Hay-on-Wye lies right on the border between Wales and England, hugging the River Wye and nestled up to the northern edge of the Black Mountains. This small market town, which grew up around a medieval castle has made a name for itself on the world stage as a Town of Books. With more book shops per head than any other town Hay offers the perfect backdrop for a weekend of relaxing browsing. In May, the literary world descends upon this small town when the Hay Festival sets up camp just 200 metres from 3 St Mary's Villas on the Hay Festival site. Visitors can also get a taste for literary events at the annual Winter Weekend which takes place in November at various sites across town.

However, if adventure is more your cup of tea than finding a first edition Dylan Thomas, then Hay also has plenty to offer. You can go canoeing along the Wye, walking in the Black Mountains or along Offa's Dyke Path or aim a little higher with the highest peak in South Wales just 15 miles away at Pen y Fan, just outside Brecon. The great outdoors can also offer fantastic fishing, stunning horse riding, climbing and wild swimming. 

 

Here's what the Brecon Beacons Park Authority have to say about Hay-on-Wye:

Hay-on-Wye is a pretty little town swept by the river Wye on the north, with the Black Mountains and the Brecon Beacons to the south and west, and the lush agricultural land of Herefordshire to the east. It is famous as the town of books, and for the annual Hay Festival. But it is also an excellent base for serious walking with two national trails, the Offa’s Dyke path and the Wye Valley trail passing through the town, and the protected countryside of the Brecon Beacons National Park on it's doorstep.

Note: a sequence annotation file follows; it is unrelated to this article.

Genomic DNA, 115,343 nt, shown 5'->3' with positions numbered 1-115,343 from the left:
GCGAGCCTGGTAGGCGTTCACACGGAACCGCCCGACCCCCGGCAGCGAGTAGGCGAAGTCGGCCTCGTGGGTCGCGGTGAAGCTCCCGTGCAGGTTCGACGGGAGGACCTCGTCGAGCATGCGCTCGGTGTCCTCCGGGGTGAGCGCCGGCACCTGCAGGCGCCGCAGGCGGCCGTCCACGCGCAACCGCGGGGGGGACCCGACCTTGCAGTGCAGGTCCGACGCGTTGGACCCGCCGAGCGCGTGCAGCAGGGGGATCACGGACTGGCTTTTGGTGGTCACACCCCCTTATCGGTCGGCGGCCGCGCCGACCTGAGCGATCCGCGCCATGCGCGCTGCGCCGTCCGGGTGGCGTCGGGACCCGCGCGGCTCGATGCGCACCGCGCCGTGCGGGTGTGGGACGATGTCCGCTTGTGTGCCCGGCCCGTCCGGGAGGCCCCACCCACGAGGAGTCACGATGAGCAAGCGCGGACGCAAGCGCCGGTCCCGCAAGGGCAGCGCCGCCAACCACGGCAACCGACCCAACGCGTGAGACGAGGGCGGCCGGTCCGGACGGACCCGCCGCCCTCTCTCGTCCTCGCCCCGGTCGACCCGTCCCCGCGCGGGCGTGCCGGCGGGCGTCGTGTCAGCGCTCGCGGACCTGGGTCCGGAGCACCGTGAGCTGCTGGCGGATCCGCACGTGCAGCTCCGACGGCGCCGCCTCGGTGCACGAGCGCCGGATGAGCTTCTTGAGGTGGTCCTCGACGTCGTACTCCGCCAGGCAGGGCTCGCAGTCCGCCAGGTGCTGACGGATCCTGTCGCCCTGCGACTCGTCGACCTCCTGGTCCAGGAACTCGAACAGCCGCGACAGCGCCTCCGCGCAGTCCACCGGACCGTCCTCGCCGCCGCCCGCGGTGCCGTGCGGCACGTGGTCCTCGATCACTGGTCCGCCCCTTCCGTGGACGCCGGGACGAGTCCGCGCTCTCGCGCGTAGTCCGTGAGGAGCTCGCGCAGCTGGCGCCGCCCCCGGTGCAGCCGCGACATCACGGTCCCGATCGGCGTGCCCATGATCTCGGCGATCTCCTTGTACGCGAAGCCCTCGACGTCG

In the 1960s, a young man, Richard Booth, bought Hay castle and declared the town an independent state with him as king. With his cardboard crown, and a sceptre made from a ballcock, he set out to put the town on the map. Improbably, he succeeded. He made it world famous as ‘the town of books’. Today Hay-on-Wye – or Y Gelli Gandryll as it is known in the Welsh language – is friendly, lively and vibrant and, unsurprisingly for a town with such individuality and literary associations, is twinned with Timbuktu, which itself has the oldest Islamic library in the world. Hay is used to welcoming visitors drawn by the books and by its annual literary festival. President Clinton, speaking there in 2001, called Hay ‘the Woodstock of the Mind’. There are dozens of second-hand bookshops. There is also a good range of practical shops as well as antique and high-quality art and craft shops, plus high fashion boutiques and practical country wear shops. On Thursdays the market stalls scattered about the town do a roaring trade and the streets are full of groups of people exchanging news.

Hay-on-Wye has more energetic attractions. It’s a good base for serious walking in the protected countryside of the Brecon Beacons National Park – Pen-y-fan at 886 metres is the highest point in southern Britain. Offa’s Dyke Path, which extends 173 miles along the England-Wales border between Prestatyn and Sedbury Cliffs near Chepstow, runs through Hay. Then there’s canoeing on the Wye, sailing on nearby Llangorse Lake, off-road mountain biking, rock climbing, caving, fishing and gliding.
 
And when the sun goes down the sky is dark, the stars come out and you can actually see them. That doesn’t happen in many places nowadays.